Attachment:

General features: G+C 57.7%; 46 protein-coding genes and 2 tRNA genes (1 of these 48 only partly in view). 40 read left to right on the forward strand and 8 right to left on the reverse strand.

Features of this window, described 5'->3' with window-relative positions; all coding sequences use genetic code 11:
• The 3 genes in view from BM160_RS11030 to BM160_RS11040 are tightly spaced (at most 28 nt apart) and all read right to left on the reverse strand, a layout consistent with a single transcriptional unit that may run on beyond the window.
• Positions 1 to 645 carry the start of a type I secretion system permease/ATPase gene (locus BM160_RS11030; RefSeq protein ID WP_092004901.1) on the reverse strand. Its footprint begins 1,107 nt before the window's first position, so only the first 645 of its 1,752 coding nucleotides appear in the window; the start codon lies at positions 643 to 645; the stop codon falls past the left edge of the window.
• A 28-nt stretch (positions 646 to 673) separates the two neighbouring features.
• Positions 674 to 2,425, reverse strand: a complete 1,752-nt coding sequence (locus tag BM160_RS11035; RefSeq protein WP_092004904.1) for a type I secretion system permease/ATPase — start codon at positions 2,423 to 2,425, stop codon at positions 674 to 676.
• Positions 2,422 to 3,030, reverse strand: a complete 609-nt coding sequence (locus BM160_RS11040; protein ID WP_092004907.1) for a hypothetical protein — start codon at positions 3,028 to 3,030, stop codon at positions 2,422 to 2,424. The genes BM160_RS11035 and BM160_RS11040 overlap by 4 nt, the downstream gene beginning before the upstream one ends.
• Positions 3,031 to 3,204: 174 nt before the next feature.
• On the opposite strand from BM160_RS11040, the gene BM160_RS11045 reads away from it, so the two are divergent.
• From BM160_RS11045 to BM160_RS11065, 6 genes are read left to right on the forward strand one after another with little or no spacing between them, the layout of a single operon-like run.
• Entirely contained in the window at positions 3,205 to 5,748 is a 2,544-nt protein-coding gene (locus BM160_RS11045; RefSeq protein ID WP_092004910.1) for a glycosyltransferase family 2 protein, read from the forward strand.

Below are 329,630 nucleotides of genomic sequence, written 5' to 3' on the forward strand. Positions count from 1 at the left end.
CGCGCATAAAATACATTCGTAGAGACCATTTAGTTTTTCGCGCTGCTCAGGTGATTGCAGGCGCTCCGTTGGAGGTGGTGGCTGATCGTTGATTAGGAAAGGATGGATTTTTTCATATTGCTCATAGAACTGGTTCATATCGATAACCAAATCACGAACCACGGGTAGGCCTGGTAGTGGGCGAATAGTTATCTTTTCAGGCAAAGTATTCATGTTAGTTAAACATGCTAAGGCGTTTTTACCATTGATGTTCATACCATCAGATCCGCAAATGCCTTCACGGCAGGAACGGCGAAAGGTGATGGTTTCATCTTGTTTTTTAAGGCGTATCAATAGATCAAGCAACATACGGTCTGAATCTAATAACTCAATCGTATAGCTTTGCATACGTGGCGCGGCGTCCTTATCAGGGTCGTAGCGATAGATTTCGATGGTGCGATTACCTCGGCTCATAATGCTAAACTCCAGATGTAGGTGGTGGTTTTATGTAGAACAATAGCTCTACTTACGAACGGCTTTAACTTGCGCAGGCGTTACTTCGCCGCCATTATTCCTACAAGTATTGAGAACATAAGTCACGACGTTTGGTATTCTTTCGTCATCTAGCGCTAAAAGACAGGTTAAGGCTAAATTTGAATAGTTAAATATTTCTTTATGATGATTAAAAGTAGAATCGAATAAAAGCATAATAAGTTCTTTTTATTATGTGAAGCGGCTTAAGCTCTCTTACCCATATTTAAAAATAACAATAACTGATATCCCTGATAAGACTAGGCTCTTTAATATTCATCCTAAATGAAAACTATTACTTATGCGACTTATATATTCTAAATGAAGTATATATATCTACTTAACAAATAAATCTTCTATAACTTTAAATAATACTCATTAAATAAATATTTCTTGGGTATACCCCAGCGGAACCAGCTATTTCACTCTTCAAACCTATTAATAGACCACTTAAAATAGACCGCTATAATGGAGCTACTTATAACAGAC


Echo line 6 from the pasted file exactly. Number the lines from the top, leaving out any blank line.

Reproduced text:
• Positions 674 to 2,425, reverse strand: a complete 1,752-nt coding sequence (locus tag BM160_RS11035; RefSeq protein WP_092004904.1) for a type I secretion system permease/ATPase — start codon at positions 2,423 to 2,425, stop codon at positions 674 to 676.